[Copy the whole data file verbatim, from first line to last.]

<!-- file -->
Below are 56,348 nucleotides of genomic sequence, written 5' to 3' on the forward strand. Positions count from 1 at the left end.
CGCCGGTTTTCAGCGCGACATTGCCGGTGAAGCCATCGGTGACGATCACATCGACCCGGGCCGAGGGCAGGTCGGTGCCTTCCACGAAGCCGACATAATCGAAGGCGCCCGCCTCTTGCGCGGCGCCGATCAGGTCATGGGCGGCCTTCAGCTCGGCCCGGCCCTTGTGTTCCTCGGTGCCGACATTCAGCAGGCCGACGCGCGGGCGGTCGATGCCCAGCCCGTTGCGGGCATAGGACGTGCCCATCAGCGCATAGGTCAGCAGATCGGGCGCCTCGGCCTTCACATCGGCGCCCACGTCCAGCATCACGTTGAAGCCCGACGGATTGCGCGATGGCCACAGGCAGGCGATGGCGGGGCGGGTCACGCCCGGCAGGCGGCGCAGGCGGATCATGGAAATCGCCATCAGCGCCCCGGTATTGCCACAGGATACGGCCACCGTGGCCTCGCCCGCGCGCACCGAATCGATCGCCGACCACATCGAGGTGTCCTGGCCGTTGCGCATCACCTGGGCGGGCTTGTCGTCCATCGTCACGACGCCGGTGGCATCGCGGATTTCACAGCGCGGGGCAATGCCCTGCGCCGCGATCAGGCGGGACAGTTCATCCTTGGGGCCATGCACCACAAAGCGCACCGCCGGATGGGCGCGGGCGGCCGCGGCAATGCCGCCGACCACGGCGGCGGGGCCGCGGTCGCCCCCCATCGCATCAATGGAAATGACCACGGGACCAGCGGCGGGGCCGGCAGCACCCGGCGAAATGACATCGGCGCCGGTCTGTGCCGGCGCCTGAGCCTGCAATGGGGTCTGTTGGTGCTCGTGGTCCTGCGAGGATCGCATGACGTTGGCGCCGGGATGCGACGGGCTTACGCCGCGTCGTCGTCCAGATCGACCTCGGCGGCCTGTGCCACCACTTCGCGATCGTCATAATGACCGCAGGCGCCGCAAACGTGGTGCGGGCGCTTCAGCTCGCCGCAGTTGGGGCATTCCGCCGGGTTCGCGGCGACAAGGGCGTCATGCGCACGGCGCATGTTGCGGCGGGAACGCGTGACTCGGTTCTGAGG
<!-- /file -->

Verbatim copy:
Below are 56,348 nucleotides of genomic sequence, written 5' to 3' on the forward strand. Positions count from 1 at the left end.
CGCCGGTTTTCAGCGCGACATTGCCGGTGAAGCCATCGGTGACGATCACATCGACCCGGGCCGAGGGCAGGTCGGTGCCTTCCACGAAGCCGACATAATCGAAGGCGCCCGCCTCTTGCGCGGCGCCGATCAGGTCATGGGCGGCCTTCAGCTCGGCCCGGCCCTTGTGTTCCTCGGTGCCGACATTCAGCAGGCCGACGCGCGGGCGGTCGATGCCCAGCCCGTTGCGGGCATAGGACGTGCCCATCAGCGCATAGGTCAGCAGATCGGGCGCCTCGGCCTTCACATCGGCGCCCACGTCCAGCATCACGTTGAAGCCCGACGGATTGCGCGATGGCCACAGGCAGGCGATGGCGGGGCGGGTCACGCCCGGCAGGCGGCGCAGGCGGATCATGGAAATCGCCATCAGCGCCCCGGTATTGCCACAGGATACGGCCACCGTGGCCTCGCCCGCGCGCACCGAATCGATCGCCGACCACATCGAGGTGTCCTGGCCGTTGCGCATCACCTGGGCGGGCTTGTCGTCCATCGTCACGACGCCGGTGGCATCGCGGATTTCACAGCGCGGGGCAATGCCCTGCGCCGCGATCAGGCGGGACAGTTCATCCTTGGGGCCATGCACCACAAAGCGCACCGCCGGATGGGCGCGGGCGGCCGCGGCAATGCCGCCGACCACGGCGGCGGGGCCGCGGTCGCCCCCCATCGCATCAATGGAAATGACCACGGGACCAGCGGCGGGGCCGGCAGCACCCGGCGAAATGACATCGGCGCCGGTCTGTGCCGGCGCCTGAGCCTGCAATGGGGTCTGTTGGTGCTCGTGGTCCTGCGAGGATCGCATGACGTTGGCGCCGGGATGCGACGGGCTTACGCCGCGTCGTCGTCCAGATCGACCTCGGCGGCCTGTGCCACCACTTCGCGATCGTCATAATGACCGCAGGCGCCGCAAACGTGGTGCGGGCGCTTCAGCTCGCCGCAGTTGGGGCATTCCGCCGGGTTCGCGGCGACAAGGGCGTCATGCGCACGGCGCATGTTGCGGCGGGAACGCGTGACTCGGTTCTGAGG